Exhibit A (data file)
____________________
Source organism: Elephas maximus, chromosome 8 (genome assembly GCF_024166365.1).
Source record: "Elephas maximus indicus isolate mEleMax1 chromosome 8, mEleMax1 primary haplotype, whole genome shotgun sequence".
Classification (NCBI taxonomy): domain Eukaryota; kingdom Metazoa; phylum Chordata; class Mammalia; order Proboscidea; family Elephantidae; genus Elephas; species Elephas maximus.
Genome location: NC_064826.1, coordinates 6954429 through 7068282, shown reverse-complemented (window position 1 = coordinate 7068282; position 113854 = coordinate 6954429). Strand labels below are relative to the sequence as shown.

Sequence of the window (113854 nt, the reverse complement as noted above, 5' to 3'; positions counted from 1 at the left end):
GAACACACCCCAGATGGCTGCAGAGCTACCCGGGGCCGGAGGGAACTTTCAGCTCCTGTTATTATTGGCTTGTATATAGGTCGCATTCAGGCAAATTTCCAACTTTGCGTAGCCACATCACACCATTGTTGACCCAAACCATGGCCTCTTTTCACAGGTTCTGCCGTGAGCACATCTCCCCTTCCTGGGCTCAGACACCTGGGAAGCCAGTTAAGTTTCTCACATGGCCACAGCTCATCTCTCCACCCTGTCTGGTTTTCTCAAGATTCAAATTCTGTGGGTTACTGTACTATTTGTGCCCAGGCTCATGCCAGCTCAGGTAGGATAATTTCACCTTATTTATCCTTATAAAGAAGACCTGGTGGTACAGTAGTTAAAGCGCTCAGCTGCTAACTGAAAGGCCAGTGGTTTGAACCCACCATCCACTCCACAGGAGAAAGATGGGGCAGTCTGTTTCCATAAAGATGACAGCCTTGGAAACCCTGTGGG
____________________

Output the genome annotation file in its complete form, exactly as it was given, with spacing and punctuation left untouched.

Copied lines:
Source organism: Elephas maximus, chromosome 8 (genome assembly GCF_024166365.1).
Source record: "Elephas maximus indicus isolate mEleMax1 chromosome 8, mEleMax1 primary haplotype, whole genome shotgun sequence".
Classification (NCBI taxonomy): domain Eukaryota; kingdom Metazoa; phylum Chordata; class Mammalia; order Proboscidea; family Elephantidae; genus Elephas; species Elephas maximus.
Genome location: NC_064826.1, coordinates 6954429 through 7068282, shown reverse-complemented (window position 1 = coordinate 7068282; position 113854 = coordinate 6954429). Strand labels below are relative to the sequence as shown.

Sequence of the window (113854 nt, the reverse complement as noted above, 5' to 3'; positions counted from 1 at the left end):
GAACACACCCCAGATGGCTGCAGAGCTACCCGGGGCCGGAGGGAACTTTCAGCTCCTGTTATTATTGGCTTGTATATAGGTCGCATTCAGGCAAATTTCCAACTTTGCGTAGCCACATCACACCATTGTTGACCCAAACCATGGCCTCTTTTCACAGGTTCTGCCGTGAGCACATCTCCCCTTCCTGGGCTCAGACACCTGGGAAGCCAGTTAAGTTTCTCACATGGCCACAGCTCATCTCTCCACCCTGTCTGGTTTTCTCAAGATTCAAATTCTGTGGGTTACTGTACTATTTGTGCCCAGGCTCATGCCAGCTCAGGTAGGATAATTTCACCTTATTTATCCTTATAAAGAAGACCTGGTGGTACAGTAGTTAAAGCGCTCAGCTGCTAACTGAAAGGCCAGTGGTTTGAACCCACCATCCACTCCACAGGAGAAAGATGGGGCAGTCTGTTTCCATAAAGATGACAGCCTTGGAAACCCTGTGGG